Even though I love Math and Biology, none of my college classes were all that great. I just sort of came and went. My grades were fine, but I probably learned more from reading books on my own and having discussions with friends than from any textbook or professor. The Political Science and Philosophy students always had the more interesting class discussions.
Which is why I’m jealous that this class is being offered at The Ohio State University this Spring. It sounds awesome: a Philosophy of Religion class team-taught by an atheist and a Christian:
Steven Brown and Wesley Cray, graduate students in philosophy, are scheduled to teach Philosophy 270, Introduction to Philosophy of Religion, together Spring Quarter.
The course approaches arguments for the existence of God. Traditionally, one person teaches Philosophy 270, but Brown and Cray are teaming up to put a new spin on the class.
Brown, a practicing Christian, and Cray, a proclaimed atheist, said they will establish weekly debates during lectures to enhance each side of the argument for a theist’s and atheist’s view on divinity.
“We’re going to try and attack two different questions for this new class,” Brown said. “Cray and I will be asking the students not only if we should believe in God but also if God even exists in the first place.”
Cray said he and Brown strive to provide students with an insightful and logically explicit method to this complex religious argument.
“This is the first time we’ve tried a team-taught version of the course,” Cray said. “Debate-style taught courses are few and far between on campus, and to my knowledge this is the first team debate-style course the philosophy department will have had.”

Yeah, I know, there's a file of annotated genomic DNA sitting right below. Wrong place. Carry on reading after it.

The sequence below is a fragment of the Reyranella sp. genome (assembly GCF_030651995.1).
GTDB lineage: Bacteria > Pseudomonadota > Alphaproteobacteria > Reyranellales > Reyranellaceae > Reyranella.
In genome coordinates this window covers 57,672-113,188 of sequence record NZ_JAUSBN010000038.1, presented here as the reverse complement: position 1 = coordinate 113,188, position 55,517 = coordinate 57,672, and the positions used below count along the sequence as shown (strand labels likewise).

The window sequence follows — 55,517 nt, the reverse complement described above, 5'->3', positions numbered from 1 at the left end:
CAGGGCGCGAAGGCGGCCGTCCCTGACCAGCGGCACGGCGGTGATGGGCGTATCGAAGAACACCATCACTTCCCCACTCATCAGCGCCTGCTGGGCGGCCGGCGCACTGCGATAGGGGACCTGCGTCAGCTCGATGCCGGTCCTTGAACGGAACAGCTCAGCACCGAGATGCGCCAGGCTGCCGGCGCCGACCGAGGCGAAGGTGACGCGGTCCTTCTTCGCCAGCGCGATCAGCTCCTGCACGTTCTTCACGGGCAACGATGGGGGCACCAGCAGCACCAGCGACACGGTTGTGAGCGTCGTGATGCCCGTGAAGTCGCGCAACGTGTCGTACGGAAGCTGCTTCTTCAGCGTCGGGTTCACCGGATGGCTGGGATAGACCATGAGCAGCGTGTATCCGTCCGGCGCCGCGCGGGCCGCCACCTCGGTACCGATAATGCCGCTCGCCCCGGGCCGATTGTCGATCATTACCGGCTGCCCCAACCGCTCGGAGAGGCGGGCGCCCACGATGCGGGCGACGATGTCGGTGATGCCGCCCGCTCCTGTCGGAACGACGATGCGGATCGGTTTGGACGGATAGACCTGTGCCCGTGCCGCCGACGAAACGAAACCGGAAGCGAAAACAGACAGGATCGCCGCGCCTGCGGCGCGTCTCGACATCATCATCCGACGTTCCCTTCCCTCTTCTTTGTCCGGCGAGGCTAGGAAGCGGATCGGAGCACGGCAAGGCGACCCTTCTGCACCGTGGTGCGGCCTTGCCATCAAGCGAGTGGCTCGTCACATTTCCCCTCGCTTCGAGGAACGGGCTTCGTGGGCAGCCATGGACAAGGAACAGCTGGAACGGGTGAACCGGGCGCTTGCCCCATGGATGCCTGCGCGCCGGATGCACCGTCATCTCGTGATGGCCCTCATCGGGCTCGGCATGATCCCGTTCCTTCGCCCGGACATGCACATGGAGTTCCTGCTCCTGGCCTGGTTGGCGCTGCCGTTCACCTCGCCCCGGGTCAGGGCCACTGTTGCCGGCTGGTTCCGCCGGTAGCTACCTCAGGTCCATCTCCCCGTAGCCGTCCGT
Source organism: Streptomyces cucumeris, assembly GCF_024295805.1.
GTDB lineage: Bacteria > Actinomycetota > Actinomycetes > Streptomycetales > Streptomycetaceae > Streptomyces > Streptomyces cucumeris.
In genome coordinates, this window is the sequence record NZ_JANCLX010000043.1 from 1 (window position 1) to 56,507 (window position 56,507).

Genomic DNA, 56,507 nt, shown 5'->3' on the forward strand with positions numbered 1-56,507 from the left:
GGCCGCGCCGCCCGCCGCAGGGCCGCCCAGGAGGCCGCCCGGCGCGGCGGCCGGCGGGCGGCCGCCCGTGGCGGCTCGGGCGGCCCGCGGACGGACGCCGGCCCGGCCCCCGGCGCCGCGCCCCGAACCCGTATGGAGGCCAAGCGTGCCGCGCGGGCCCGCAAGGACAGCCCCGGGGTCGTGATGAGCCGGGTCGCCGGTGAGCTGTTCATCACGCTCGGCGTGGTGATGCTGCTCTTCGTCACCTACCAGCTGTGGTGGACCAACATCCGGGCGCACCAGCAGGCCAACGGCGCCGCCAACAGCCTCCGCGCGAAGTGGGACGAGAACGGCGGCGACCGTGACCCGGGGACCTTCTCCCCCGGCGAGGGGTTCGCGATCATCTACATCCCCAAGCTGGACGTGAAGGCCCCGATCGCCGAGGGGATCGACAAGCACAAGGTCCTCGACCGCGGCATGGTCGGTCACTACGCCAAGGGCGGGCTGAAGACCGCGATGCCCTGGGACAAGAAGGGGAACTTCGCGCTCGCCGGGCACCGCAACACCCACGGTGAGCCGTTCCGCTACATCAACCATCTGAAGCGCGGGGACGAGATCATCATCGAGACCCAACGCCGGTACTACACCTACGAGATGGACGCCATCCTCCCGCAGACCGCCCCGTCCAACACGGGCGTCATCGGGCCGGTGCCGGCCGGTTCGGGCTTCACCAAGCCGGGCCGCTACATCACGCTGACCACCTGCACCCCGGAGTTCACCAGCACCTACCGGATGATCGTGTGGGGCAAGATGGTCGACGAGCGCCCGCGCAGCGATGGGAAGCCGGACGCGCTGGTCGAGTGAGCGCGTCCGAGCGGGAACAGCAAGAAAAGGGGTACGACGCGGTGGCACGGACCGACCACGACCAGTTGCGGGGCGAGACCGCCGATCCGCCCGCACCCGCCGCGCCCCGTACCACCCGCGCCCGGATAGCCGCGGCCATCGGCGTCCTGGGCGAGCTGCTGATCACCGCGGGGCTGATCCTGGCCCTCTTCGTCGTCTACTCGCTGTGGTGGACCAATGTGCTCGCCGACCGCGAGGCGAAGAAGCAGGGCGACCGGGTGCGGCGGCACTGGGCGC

Can they videotape the lectures and put them online? I’d love to listen…
***Update***: One of the instructors for the class left this comment:
Hi all. I’m one of the instructors for this course, so I thought I’d chime in and provide some additional information that this article left out.
First off, this is a structured class with two instructors, not a quarter-long back-and-forth debate. As such, it’ll follow a pretty standard classroom format. The only difference is that, instead of having one instructor present both sides, we’ll instead take turns leading the lecture. Steve lectures on fine-tuning arguments, I lecture on some responses to fine-tuning, I lecture on the evidential problem of evil, Steve lectures on some responses, and so on and so forth. I kind of find the mental image of this plummeting into Steve and I yelling back and forth to be kind of cute, but highly unrealistic. This isn’t that kind of class, it’s not that kind of “debate,” and neither of us is that kind of person.
Second, it is correct to point out that the course is limited in scope, but we have made no effort to hide that. We’re discussing the existence of the traditional “omni”-God, that which is discussed by religions including, but not limited to, Christianity. This is not at all out of the ordinary for what is typically called a ‘Philosophy of Religion’ class; for those interested in topics in religion outside of our scope, there are plenty of other relevant classes to take.
As for the content of the course, it’s not exactly *all* on the existence of God (which, as some posters have rightly pointed out, is a topic with both a metaphysical and an epistemological component). We’ll also look at debates surrounding evolution and natural selection, the nature of faith, the supposed relationship between God and the “meaning of life,” and others. Throughout, however, our main focus will be on rigorous argumentation (in the philosophical sense – not in the “yelling at each other” sense), as should be the case in any philosophy course.
Videotaping would be nice, but the logistics of it would be a nightmare. Plus, keep in mind that this is a 200-level undergraduate course in which we’re presenting pretty standard material. We don’t really plan on breaking new ground. We’re just trying to put a new spin on the teaching of a pretty standard course.
On a final note, I think it’s kind of a shame that folks are thinking that this will be an easy victory for the atheist (i.e. me). Theism is a surprisingly resilient position, and while the most popular arguments are quite bad, I’ve found that there is a tendency to way too eagerly strawman the arguments that might turn out to be compelling. (Note – I said ‘compelling’, not ‘conclusive’.) And let’s not forget that there are *lots* of bad, often question-begging atheistic arguments out there, as well.